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The Boardmans, Pewterers
Any piece of pewter bearing one of the several Boardman touch marks is an example of the well-designed work done in Connecticut during the second quarter of the nineteenth century. There were four Boardman brothers and back of them was a long tradition of family pewtering through their mother, Sarah Danforth, who married Oliver Boardman of Hartford in 1781. She was a granddaughter of Thomas Danforth, one of the best known of eighteenth century American pewterers and ancestor of a considerable group who followed the same trade for another two generations.
It is generally conceded that Oliver and Sarah's four sons, Thomas Danforth, Sherman> Timothy, and Henry, all learned the craft of pewtermaking from one or another of their Danforth uncles. The eldest, Thomas Danforth Boardman, had his own shop on Main Street about 1825. He marked his pieces "T.D. Boardman, Hartford," sometimes combined with the impress of an eagle or a lion. He was presently joined by his brother Sherman. Their usual mark was "TD&SB," impressed block-letter initials in a rectangle. This mark was used until about 1854. They had a large, well-organized factory and were probably the first pewterers to be established on such a scale.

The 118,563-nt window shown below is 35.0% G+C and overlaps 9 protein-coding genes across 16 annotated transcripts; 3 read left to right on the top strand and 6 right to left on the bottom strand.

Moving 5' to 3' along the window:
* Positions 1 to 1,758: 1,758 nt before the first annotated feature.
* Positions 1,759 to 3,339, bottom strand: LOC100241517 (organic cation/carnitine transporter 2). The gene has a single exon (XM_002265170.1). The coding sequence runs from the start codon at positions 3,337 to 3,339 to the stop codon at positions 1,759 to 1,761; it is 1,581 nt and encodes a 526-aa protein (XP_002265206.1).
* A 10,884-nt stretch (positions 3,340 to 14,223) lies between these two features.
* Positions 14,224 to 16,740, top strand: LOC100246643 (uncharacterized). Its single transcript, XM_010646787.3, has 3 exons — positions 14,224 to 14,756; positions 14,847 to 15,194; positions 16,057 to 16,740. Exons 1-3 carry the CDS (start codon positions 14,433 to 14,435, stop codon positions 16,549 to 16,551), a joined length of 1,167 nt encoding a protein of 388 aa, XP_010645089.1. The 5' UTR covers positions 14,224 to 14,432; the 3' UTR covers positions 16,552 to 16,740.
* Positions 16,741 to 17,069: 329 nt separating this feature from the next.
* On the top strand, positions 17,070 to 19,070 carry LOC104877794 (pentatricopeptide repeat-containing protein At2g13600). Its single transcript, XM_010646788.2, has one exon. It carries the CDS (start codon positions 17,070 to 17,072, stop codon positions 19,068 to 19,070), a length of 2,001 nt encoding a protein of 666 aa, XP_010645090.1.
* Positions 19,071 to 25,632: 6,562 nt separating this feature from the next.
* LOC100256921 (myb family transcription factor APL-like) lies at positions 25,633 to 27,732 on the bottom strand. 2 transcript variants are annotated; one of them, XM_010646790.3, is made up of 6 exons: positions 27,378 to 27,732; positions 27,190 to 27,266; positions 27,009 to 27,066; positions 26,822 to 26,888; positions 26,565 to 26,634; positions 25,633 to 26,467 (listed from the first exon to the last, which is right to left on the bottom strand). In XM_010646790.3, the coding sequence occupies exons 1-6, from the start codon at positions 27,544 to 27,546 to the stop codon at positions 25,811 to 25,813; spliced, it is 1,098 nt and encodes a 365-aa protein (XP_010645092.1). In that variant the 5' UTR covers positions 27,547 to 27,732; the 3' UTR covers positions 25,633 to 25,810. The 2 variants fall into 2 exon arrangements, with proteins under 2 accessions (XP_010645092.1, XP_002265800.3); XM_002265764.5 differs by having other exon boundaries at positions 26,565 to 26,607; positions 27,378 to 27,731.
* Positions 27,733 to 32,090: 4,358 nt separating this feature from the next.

With their sizable output, they had to devise better ways of marketing it than the old method of selling it to itinerant peddlers. The answer proved to be establishments in New York and Philadelphia where the wares made in Hartford were sold, with special distinguishing marks for each branch.
For instance, brother Timothy went to New York about 1825 where he first did business as "Boardman & Company" with his pewter so marked. In about a year, the firm name was changed to "Boardman & Hart, N-York" and the touch mark accordingly. Shortly afterward, Timothy Boardman ceased to be active in New York but Lucius Hart continued the business on Wall Street until 1850.
The fourth brother, Henry S. Boardman went to Philadelphia in 1844. Three years before, he had been listed in Hartford as a working pewterer with a shop on Trumbull Street. The Philadelphia business was organized as Boardman & Hall. The touch mark was the firm name with "Philad'a" impressed beneath. The style, but not the touch mark, was changed in about a year to Hall, Boardman & Co. and, in 1849, to Hall & Boardman. The latter was retained until the branch was closed in 1853.
Close relationship between the Hartford factory and the branches in New York and Philadelphia is indicated by occasional pieces that are found where the mark, "Boardman FJ Hall," has been partially erased and altered to "Boardman & Hart," or the other way around. Evidently some workman used the wrong second name.
The Boardmans made a wide range of articles, including plates, porringers, and mugs, but were especially successful in the pleasing shape of their hollow ware pieces, such as open and covered pitchers of up to gallon size, teapots, coffee pots, and communion flagons. These followed the lines of the earlier domed tankards.